I am here. Because. I have to keep myself reminded.
Brussels, Thursday, March 20, 2014, 9.30 am.
“You are a journalist. Tell me, do you think the newspaper will ever disappear?” The man with the moustache at the other end of the table is playing bad cop. Part of the fifteen-headed commission deciding on giving or denying me this grant, he is asking the hard questions. I notice he and his odd questions are a bit of a nuisance for the rest of his team.
“Uhm..”, my hoarse voice echoes in the royal hall. Miss Lex, the young golden-curled American goddess heading this commission right in front of me, smiles and nods.
“No. I don’t think they will ever disappear.”
I mumble something disjointed and incoherent about the feel of paper on the hand. The man is not convinced. Of course not. I talk about statistics of newspaper sales descending but stalling at a certain treshold. I deserve an award for creative bullshitting. “So in the end”, I state, this is getting desperate, “there will always be a certain amount of nostalgia and romanticism that will drive people to buying newspapers.” Brilliant argumentation.
Miss Lex takes over with a shine. “So Daan”, she smiles, “tell us why you think you deserve this grant. It is quite a sum of money. Why should we give it to you? What are you exactly planning on doing in New York City?”
“I assume you have read my research proposal. It’s themed around the minority-majority inversion: how does a white and ruling majority react when it suddenly finds itself being one of the many minorities? And how do other groups of people react to each other when ethnic groups keep on growing, shrinking and moving at an enormous pace? New York City has been dealing with these issues since its inception, so it is my belief it offers interesting models on how we can deal with it in Belgium.”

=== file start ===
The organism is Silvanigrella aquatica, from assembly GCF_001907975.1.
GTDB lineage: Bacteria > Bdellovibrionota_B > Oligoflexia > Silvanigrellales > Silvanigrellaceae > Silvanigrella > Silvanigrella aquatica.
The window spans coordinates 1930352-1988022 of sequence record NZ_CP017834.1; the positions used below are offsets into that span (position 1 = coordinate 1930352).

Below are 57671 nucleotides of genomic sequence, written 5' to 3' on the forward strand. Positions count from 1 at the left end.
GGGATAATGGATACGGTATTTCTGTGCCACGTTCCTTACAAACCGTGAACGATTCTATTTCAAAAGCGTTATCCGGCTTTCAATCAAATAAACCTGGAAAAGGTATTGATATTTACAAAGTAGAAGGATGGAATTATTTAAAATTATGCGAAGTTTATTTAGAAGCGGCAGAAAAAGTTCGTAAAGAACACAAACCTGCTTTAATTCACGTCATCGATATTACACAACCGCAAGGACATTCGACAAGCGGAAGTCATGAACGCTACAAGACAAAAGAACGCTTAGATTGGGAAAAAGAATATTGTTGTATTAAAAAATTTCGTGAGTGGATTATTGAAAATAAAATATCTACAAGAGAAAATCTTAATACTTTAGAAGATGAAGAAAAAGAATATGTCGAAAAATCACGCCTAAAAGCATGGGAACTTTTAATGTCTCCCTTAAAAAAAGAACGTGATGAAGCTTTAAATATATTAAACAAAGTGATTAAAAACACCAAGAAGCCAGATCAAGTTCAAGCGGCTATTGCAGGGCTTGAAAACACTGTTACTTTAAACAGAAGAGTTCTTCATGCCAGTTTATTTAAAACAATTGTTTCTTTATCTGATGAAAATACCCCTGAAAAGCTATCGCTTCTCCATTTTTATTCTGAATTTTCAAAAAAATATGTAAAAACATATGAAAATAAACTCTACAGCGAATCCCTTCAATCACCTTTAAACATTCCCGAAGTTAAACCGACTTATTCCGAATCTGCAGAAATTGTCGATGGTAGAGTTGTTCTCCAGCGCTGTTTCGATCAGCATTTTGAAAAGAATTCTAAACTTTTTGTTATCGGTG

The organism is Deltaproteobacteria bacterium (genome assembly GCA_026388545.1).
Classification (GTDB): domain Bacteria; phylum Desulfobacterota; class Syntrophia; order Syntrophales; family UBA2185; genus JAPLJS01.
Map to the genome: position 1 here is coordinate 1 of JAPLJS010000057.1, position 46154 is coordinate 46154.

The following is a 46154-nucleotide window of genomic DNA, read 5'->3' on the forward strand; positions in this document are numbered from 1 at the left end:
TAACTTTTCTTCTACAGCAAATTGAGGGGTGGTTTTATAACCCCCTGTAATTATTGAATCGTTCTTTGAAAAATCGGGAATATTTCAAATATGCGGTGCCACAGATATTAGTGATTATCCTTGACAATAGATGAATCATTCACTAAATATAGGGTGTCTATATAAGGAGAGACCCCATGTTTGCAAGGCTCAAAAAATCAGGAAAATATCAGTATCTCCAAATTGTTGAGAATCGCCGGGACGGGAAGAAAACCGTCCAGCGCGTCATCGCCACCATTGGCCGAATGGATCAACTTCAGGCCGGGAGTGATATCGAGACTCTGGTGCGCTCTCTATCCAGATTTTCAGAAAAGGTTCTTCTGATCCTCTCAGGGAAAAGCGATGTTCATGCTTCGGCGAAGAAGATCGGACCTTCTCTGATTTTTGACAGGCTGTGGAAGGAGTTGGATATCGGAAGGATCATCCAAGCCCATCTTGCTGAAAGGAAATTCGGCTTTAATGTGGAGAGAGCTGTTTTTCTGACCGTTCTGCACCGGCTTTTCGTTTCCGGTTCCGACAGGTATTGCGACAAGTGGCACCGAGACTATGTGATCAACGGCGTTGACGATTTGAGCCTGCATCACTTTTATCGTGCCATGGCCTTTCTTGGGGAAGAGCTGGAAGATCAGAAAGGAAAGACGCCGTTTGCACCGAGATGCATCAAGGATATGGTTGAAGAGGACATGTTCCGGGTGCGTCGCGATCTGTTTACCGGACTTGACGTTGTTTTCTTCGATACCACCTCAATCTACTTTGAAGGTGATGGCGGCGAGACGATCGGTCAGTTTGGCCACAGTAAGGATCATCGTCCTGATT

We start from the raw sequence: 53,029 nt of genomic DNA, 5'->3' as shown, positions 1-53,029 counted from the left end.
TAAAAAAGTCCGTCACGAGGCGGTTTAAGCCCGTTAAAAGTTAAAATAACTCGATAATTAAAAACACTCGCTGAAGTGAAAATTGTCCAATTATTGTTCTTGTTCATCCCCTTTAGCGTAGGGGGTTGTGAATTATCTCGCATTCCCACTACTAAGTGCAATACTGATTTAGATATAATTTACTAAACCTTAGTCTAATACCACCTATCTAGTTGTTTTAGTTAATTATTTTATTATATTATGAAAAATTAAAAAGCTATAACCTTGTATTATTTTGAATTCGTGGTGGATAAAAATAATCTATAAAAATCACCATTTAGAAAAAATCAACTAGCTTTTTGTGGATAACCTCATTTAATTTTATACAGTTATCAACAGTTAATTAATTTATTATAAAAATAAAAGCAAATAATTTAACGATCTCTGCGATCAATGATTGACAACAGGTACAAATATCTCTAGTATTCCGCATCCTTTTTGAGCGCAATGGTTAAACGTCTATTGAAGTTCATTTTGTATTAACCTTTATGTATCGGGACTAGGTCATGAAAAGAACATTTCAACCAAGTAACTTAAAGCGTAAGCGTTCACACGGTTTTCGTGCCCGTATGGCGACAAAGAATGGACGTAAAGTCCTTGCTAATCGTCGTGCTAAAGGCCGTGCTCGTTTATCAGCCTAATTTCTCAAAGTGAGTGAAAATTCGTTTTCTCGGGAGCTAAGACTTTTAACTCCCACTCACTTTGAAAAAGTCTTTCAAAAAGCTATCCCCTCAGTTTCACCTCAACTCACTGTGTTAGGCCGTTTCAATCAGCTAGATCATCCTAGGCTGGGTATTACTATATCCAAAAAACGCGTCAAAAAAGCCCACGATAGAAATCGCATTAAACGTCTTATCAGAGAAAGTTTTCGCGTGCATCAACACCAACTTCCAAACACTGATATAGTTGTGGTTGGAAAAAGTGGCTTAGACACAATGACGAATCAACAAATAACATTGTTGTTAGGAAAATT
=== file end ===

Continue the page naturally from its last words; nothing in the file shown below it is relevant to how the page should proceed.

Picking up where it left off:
“That’s interesting. But vague as well”, a man with a French accent at the far side of the table interrupts.
I need to get as honest as possible. “You can call it vague…but what I’m proposing is something you might never have heard of. I write small stories, around the theme, seen from a very personal perspective, aiming for maximum emotional impact in the way a novel would have. It is exactly because of this that I am here right. This grant will give me the time and the space to go further.” This catches the attention of the whole jury. Golden-curled Miss Lex nods and pens something down.
“That sums it up quite well”, she says, “does the jury have any more questions?”
“Yes I do.” It is the man with the moustache. Of course. “Who is your role model?”
“My role model?”
“Yes. Who is it?”
I have never thought of this before. It might be strange to admit that. “Uhm…I have to think about that.”
One minute passes.
Two minutes pass.
Five minutes pass. This is getting embarrassing. There’s two people in my head: James Bond and myself. Neither of whom qualifies for an answer. But no matter how hard I try, I can’t get them out of my head.
“Bill Clinton”, I say with an air of pride.
“Why?”, the man with the moustache riposts with a grin.
“Well…the way he speeches is amazing, his opinions on the current state of world affairs…” I am referring to a speech I had seen on BBC in 2002. “And I admire the things the man is doing right now. I mean: he was in Malawi when I was in Malawi. That was quite amazing.”
The man shrugs. Miss Lex nods enthusiastically.
“Well, I think we’ve heard enough”, she says, “thank you so much for your time and we will be in touch shortly.”
Fifteen pairs of eyes on me and in absolute silence, I grab my stuff and get the hell out.